Contrastingly, in chromaffin cells the triggering for 2 min did not allow exocytosis to proceed further u p o n the removal of Ca z + during the second period. In view of the difference in the distribution of the granules--aligned along the plasma m e m b r a n e in PC 12 and mostly scattered t h r o u g h o u t the cytoplasm in chromaffin cells--one might conclude that Ca 2 + is necessary for docking of granules. This would only show up under these conditions in chromaffin cells, because all releasable granules seem to be docked already in P C 12 cells. F r o m the P C 12 experiment it is evident that a short trigger with Ca 2 + is sufficient to produce a "fusogen" active over a 15 min period. The limiting factor for secretion in the permeabilized cells would therefore be the availability of docked granules. C a n granules still be supplied to the putative plasma m e m b r a n e docking sites in permeabilized cells? We tried to answer this question by double stimulation experiments. Firstly, cells were permeabilized for 10 min in the presence of 10 # M Ca 2 + resulting in a Ca z +-dependent release of a H - N A (Fig. 8b, 9b). Cells were then washed in Ca 2 + -free buffer for 15 min and stimulated a second time with 10 # M Ca 2 + for 10min, causing another CaZ+-dependent release. D u r i n g permeabilization/ stimulation and the following wash a second population of granules could apparently be transported and docked to the plasma membrane. If, however, the experimental protocol was changed to a 10 rain permeabilization step prior to the first stimulation for 10 rain, a wash period again of 15 rain followed by a second stimulation for 10 min, the cells could not respond to the second stimulation a n y m o r e (Fig. 8c, 9c). Thus the mechanism responsible for the delivery of a second population of granules to the plasma m e m b r a n e seems to get lost with time after permeabilization, whereas the fusion of the first population of granules docked or ready to be docked seems to be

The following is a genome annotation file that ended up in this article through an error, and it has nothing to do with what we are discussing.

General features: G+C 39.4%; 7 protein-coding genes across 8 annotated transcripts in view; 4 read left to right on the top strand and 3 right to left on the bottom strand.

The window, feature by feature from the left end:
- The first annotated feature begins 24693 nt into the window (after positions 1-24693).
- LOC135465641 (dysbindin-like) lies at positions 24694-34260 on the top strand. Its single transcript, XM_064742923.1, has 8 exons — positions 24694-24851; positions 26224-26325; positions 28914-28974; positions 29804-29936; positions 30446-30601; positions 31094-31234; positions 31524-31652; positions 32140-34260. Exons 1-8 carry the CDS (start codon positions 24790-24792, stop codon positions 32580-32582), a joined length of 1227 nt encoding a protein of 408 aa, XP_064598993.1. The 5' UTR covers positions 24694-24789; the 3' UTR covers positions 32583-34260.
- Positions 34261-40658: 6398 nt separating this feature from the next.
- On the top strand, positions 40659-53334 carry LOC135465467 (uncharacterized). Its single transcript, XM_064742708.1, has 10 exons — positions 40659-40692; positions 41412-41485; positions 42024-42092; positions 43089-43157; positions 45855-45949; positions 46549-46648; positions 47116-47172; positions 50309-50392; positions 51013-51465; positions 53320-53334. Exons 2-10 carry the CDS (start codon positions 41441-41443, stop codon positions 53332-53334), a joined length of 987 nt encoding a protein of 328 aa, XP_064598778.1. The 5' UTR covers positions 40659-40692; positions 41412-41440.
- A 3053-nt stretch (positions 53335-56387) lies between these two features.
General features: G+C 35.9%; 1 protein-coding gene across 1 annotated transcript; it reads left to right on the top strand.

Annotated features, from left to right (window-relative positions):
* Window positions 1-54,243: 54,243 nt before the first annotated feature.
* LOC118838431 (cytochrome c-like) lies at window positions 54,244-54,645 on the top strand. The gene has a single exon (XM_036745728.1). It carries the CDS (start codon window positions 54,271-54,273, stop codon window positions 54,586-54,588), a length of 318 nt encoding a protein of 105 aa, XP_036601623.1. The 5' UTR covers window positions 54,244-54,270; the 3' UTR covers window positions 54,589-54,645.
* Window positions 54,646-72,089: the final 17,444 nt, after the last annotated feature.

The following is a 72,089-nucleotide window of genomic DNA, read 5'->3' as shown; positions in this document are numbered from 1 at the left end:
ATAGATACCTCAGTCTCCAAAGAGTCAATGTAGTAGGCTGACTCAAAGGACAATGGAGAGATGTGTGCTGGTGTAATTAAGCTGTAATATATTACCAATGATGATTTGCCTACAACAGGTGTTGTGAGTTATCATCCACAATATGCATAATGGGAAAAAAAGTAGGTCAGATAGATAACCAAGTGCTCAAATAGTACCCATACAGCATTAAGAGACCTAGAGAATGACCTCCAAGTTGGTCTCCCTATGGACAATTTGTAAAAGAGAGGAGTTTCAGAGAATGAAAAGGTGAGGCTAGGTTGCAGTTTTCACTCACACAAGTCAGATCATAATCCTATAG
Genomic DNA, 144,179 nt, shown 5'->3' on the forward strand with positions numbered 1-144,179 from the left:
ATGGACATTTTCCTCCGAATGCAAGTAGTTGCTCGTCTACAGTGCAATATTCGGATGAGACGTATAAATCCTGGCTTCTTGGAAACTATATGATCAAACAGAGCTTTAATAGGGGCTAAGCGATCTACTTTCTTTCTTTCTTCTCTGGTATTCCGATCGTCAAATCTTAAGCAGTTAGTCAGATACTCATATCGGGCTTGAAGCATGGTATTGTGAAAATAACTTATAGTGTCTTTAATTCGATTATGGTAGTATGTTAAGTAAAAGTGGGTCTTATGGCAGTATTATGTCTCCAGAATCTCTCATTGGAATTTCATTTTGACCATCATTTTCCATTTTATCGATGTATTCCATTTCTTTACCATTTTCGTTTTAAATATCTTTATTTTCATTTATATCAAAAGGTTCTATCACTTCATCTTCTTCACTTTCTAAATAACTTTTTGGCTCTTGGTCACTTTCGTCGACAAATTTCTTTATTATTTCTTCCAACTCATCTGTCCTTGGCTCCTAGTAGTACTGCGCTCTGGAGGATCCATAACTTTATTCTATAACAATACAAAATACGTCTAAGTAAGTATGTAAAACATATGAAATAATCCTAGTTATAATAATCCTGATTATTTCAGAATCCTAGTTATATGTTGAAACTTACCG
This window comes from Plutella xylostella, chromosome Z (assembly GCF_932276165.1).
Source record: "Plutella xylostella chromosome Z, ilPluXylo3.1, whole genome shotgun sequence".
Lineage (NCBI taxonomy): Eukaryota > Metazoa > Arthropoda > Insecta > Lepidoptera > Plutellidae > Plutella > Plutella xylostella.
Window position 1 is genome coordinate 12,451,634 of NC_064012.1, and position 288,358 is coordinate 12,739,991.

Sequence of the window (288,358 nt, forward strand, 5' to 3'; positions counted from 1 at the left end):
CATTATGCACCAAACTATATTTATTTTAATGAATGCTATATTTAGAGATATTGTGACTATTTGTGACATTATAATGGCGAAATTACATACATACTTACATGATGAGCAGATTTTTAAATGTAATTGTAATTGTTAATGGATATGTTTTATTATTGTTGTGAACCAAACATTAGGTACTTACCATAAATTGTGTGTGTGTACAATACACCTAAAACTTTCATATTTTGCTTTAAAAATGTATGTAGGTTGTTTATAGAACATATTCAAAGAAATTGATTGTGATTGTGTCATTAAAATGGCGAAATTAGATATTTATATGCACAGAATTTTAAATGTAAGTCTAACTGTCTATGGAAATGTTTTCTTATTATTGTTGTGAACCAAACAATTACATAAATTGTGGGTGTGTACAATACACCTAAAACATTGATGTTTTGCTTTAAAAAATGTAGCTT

E~] -Co 2+ ] +Ca2 +
is st is
20 10 O
Fig. 9. Double stimulation experiments using permeabilizedchromaffincells.Experimentswere performed as describedin legendto Fig. 8.
insensitive to permeabilization and the loss of cytoplasmic components. What were the components lost which were involved in transport and docking of granules? Interestingly again the drugs cytochalasine B and colchicine had no influence on the second stimulation of the cells. In summary this experimental system offers the possibility to investigate various steps involved in the process of secretion. Hopefully, it will allow the dissection of factors responsible for steps as different as transport, recognition, docking and fusion of granules. The determination of the respective Ca 2 § and/or MgATP-requirements of the different steps, as shown in one example, might eventually also allow the elucidation of the regulation of a complex process like secretion. In particular the characterization of recognition and docking in terms of molecular structures involved might also give important insights into other recognition-interaction-fusion events operating in many different cellular processes, e.g. endocytosis, transfer of vesicles from ER to Golgi, transfer of vesicles from one Golgi stack to the next, and others involving the specific interaction of intracellular membrane components.